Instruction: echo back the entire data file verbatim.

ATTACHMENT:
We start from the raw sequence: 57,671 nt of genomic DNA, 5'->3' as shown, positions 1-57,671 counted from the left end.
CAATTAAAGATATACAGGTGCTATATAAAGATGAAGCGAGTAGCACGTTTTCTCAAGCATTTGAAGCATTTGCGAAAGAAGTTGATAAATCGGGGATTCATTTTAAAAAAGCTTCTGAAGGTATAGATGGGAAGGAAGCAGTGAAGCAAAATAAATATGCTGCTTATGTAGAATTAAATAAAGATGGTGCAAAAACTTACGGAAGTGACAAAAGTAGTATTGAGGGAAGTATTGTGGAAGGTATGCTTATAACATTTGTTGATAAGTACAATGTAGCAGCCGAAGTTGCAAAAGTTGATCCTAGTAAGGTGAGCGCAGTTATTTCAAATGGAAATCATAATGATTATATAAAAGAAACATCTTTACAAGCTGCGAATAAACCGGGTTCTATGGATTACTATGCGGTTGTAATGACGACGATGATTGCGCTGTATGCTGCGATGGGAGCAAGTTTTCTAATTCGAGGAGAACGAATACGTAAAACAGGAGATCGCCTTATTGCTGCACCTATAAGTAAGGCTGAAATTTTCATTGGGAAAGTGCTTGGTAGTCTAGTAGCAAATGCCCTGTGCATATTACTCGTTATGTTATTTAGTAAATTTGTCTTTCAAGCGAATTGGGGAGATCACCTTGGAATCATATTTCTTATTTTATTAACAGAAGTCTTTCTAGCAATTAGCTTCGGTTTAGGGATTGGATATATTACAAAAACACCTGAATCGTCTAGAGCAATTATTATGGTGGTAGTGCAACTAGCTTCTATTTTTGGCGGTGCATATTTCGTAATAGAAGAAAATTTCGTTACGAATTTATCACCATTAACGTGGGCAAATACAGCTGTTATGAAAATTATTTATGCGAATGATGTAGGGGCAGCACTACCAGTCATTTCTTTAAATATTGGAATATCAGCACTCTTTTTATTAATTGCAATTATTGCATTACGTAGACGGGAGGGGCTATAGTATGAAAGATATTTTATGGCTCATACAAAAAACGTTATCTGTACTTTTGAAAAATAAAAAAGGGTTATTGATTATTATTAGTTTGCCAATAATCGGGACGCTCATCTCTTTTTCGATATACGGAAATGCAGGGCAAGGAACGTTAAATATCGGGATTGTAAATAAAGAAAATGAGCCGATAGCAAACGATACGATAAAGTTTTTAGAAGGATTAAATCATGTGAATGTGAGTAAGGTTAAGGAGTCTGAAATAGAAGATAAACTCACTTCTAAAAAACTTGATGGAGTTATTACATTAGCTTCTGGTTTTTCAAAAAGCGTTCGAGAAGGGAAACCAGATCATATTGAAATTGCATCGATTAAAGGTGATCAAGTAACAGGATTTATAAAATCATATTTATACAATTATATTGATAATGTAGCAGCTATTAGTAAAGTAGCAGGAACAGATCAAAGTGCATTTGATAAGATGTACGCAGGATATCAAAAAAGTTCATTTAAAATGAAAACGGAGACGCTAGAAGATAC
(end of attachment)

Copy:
We start from the raw sequence: 57,671 nt of genomic DNA, 5'->3' as shown, positions 1-57,671 counted from the left end.
CAATTAAAGATATACAGGTGCTATATAAAGATGAAGCGAGTAGCACGTTTTCTCAAGCATTTGAAGCATTTGCGAAAGAAGTTGATAAATCGGGGATTCATTTTAAAAAAGCTTCTGAAGGTATAGATGGGAAGGAAGCAGTGAAGCAAAATAAATATGCTGCTTATGTAGAATTAAATAAAGATGGTGCAAAAACTTACGGAAGTGACAAAAGTAGTATTGAGGGAAGTATTGTGGAAGGTATGCTTATAACATTTGTTGATAAGTACAATGTAGCAGCCGAAGTTGCAAAAGTTGATCCTAGTAAGGTGAGCGCAGTTATTTCAAATGGAAATCATAATGATTATATAAAAGAAACATCTTTACAAGCTGCGAATAAACCGGGTTCTATGGATTACTATGCGGTTGTAATGACGACGATGATTGCGCTGTATGCTGCGATGGGAGCAAGTTTTCTAATTCGAGGAGAACGAATACGTAAAACAGGAGATCGCCTTATTGCTGCACCTATAAGTAAGGCTGAAATTTTCATTGGGAAAGTGCTTGGTAGTCTAGTAGCAAATGCCCTGTGCATATTACTCGTTATGTTATTTAGTAAATTTGTCTTTCAAGCGAATTGGGGAGATCACCTTGGAATCATATTTCTTATTTTATTAACAGAAGTCTTTCTAGCAATTAGCTTCGGTTTAGGGATTGGATATATTACAAAAACACCTGAATCGTCTAGAGCAATTATTATGGTGGTAGTGCAACTAGCTTCTATTTTTGGCGGTGCATATTTCGTAATAGAAGAAAATTTCGTTACGAATTTATCACCATTAACGTGGGCAAATACAGCTGTTATGAAAATTATTTATGCGAATGATGTAGGGGCAGCACTACCAGTCATTTCTTTAAATATTGGAATATCAGCACTCTTTTTATTAATTGCAATTATTGCATTACGTAGACGGGAGGGGCTATAGTATGAAAGATATTTTATGGCTCATACAAAAAACGTTATCTGTACTTTTGAAAAATAAAAAAGGGTTATTGATTATTATTAGTTTGCCAATAATCGGGACGCTCATCTCTTTTTCGATATACGGAAATGCAGGGCAAGGAACGTTAAATATCGGGATTGTAAATAAAGAAAATGAGCCGATAGCAAACGATACGATAAAGTTTTTAGAAGGATTAAATCATGTGAATGTGAGTAAGGTTAAGGAGTCTGAAATAGAAGATAAACTCACTTCTAAAAAACTTGATGGAGTTATTACATTAGCTTCTGGTTTTTCAAAAAGCGTTCGAGAAGGGAAACCAGATCATATTGAAATTGCATCGATTAAAGGTGATCAAGTAACAGGATTTATAAAATCATATTTATACAATTATATTGATAATGTAGCAGCTATTAGTAAAGTAGCAGGAACAGATCAAAGTGCATTTGATAAGATGTACGCAGGATATCAAAAAAGTTCATTTAAAATGAAAACGGAGACGCTAGAAGATAC